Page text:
As a parent going through a divorce, it’s easy at times to feel like you’re being pulled in all kinds of chaotic directions. There’s a lot at stake, so you feel pressure to win your case. You’re probably not getting along very well with your spouse. Perhaps you’re fighting and arguing a lot.
In all this chaos, it’s easy to understand how sometimes a parent can forget about the effect all this is having on their children. No parent wants to see their child suffer or have their needs ignored. When you’re in the middle of a court case, and you need to win, keeping a clear mind and open eyes to the children might be more difficult than you think.
A Guardian Ad Litem Is Your Child’s Voice
That’s where a guardian ad litem (GAL) comes in. Simply put, a guardian ad litem is a representative of the court whose primary responsibility is to look out for a child’s best interests and report back to the court. In other words, your child doesn’t have an attorney to speak for them during the divorce proceedings; a guardian ad litem is the next best thing.
The guardian ad litem can be an attorney, or even a qualified mental health professional. They are appointed by the judge specifically to give feedback about anything relating to the child. That could mean custody, visitation scheduling, or parenting feedback. The guardian ad litem is neutral; they are not on either side in a divorce proceeding but are there to serve as the voice of the child and give neutral feedback and recommendations.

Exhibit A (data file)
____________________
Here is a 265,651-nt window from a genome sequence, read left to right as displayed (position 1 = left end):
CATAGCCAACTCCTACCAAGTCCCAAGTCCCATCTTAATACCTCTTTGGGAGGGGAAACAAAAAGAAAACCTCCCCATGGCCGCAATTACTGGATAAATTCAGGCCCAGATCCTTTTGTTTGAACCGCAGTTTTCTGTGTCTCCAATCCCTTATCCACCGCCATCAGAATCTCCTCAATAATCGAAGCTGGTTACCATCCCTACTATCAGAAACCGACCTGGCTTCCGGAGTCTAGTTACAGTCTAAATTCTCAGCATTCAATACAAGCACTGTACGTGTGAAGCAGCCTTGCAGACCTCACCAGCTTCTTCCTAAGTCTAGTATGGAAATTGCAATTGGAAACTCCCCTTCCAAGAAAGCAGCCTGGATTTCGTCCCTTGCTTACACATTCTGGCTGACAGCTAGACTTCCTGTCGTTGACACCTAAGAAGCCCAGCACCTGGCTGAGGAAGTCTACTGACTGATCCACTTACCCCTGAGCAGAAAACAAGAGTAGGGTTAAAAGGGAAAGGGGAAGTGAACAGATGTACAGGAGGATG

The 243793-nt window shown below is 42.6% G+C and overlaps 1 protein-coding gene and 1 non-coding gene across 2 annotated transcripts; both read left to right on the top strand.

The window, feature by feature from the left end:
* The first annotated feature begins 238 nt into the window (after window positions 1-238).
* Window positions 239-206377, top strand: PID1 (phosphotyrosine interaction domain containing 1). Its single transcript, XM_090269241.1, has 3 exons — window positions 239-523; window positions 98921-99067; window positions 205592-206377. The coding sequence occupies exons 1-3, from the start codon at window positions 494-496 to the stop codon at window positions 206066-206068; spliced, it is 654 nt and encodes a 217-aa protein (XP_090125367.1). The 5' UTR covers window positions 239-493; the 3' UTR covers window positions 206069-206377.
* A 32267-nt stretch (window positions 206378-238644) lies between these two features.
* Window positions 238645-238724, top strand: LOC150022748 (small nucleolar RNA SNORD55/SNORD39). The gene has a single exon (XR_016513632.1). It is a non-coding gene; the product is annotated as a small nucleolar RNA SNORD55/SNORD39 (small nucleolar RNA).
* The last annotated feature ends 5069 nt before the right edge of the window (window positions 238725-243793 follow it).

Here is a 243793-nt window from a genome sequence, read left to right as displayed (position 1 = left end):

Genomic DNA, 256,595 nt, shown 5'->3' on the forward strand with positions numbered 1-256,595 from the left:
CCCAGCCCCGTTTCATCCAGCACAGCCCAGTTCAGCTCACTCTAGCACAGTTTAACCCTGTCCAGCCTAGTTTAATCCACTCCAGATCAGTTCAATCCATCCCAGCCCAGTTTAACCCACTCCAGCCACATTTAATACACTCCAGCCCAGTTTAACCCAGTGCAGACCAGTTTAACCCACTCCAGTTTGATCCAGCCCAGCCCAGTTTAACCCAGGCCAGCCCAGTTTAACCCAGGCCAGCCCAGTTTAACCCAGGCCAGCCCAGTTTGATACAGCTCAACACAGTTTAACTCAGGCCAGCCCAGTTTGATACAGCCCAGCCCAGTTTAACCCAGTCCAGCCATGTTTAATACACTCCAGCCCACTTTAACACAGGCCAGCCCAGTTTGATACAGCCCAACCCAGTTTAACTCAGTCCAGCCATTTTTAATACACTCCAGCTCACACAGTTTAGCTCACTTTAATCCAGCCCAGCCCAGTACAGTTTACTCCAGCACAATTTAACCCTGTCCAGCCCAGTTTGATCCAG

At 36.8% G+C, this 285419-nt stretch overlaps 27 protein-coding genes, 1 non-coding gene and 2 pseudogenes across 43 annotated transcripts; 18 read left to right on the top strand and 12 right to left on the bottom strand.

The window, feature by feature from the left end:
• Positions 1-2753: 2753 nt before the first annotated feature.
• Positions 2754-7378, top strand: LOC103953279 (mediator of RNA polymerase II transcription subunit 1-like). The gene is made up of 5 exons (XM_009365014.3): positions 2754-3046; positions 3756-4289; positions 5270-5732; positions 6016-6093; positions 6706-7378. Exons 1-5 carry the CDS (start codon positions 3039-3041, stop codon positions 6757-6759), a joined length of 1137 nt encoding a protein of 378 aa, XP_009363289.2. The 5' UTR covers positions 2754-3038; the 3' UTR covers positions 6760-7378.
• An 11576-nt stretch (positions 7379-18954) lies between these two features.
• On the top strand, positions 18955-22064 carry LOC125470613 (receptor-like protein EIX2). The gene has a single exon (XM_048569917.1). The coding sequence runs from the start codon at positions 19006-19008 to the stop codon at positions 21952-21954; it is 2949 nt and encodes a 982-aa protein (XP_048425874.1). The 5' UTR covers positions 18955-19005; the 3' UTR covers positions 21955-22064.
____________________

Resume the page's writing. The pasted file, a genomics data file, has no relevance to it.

How A Guardian Ad Litem Works
While anyone can request a guardian ad litem (just be prepared to pay for it), they are also assigned by the court. You can count on a guardian ad litem being assigned if there are any indications of abuse and neglect being brought forward.
The GAL begins by doing lots of interviews. They will definitely want to talk to both parents as well as the child. But, they also have a vested interest in anyone who can shed light on what is in the best interest of the child after the divorce. So, be prepared for them to interview teachers, coaches, family friends, and anyone else who plays a significant role with the child.
After doing all these interviews, the GAL files a report with the court. The GAL’s recommendation is not the final word about what will happen in the case, but traditionally the judge places a lot of weight in the GAL’s recommendations.
Your Attorney Can Help
No parent, especially in the middle of a contested divorce, wants to deal with a stranger going around interviewing people and making decisions about what kind of parent you are. It’s scary to think that a stranger can show up and, in a very short period of time, make a recommendation to the court that may impact how often you have contact with your child. Even though they are working in the best interests of the child, it’s still very worrisome and can be stressful.
That’s why talking to an experienced divorce attorney is vital. At Family Matters Law Group, we have extensive experience dealing with GALs. If you’re in Henry County (or any other metro Atlanta county), contact us for advice and assistance with a guardian ad litem. We can help you understand the process better and navigate any issues that may arise.